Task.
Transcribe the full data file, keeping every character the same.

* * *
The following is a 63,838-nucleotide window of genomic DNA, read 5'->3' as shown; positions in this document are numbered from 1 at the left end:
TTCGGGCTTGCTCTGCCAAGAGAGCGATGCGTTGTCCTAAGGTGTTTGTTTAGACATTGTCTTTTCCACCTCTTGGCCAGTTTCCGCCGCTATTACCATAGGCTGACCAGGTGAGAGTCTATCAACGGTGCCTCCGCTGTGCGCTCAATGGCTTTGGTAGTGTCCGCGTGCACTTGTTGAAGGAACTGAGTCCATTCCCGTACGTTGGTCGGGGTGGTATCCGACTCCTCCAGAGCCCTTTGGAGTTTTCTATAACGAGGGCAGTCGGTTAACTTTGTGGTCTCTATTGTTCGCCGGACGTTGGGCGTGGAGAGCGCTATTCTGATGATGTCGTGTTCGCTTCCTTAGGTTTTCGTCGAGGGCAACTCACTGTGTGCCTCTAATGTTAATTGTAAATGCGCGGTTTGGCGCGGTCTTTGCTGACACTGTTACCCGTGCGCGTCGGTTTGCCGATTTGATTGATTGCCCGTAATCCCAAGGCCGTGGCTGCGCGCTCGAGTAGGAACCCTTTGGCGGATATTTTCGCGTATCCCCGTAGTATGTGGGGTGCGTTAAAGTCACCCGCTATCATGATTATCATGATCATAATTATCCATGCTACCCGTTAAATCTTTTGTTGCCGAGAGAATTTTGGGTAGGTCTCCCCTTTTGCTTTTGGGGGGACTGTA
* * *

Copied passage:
The following is a 63,838-nucleotide window of genomic DNA, read 5'->3' as shown; positions in this document are numbered from 1 at the left end:
TTCGGGCTTGCTCTGCCAAGAGAGCGATGCGTTGTCCTAAGGTGTTTGTTTAGACATTGTCTTTTCCACCTCTTGGCCAGTTTCCGCCGCTATTACCATAGGCTGACCAGGTGAGAGTCTATCAACGGTGCCTCCGCTGTGCGCTCAATGGCTTTGGTAGTGTCCGCGTGCACTTGTTGAAGGAACTGAGTCCATTCCCGTACGTTGGTCGGGGTGGTATCCGACTCCTCCAGAGCCCTTTGGAGTTTTCTATAACGAGGGCAGTCGGTTAACTTTGTGGTCTCTATTGTTCGCCGGACGTTGGGCGTGGAGAGCGCTATTCTGATGATGTCGTGTTCGCTTCCTTAGGTTTTCGTCGAGGGCAACTCACTGTGTGCCTCTAATGTTAATTGTAAATGCGCGGTTTGGCGCGGTCTTTGCTGACACTGTTACCCGTGCGCGTCGGTTTGCCGATTTGATTGATTGCCCGTAATCCCAAGGCCGTGGCTGCGCGCTCGAGTAGGAACCCTTTGGCGGATATTTTCGCGTATCCCCGTAGTATGTGGGGTGCGTTAAAGTCACCCGCTATCATGATTATCATGATCATAATTATCCATGCTACCCGTTAAATCTTTTGTTGCCGAGAGAATTTTGGGTAGGTCTCCCCTTTTGCTTTTGGGGGGACTGTA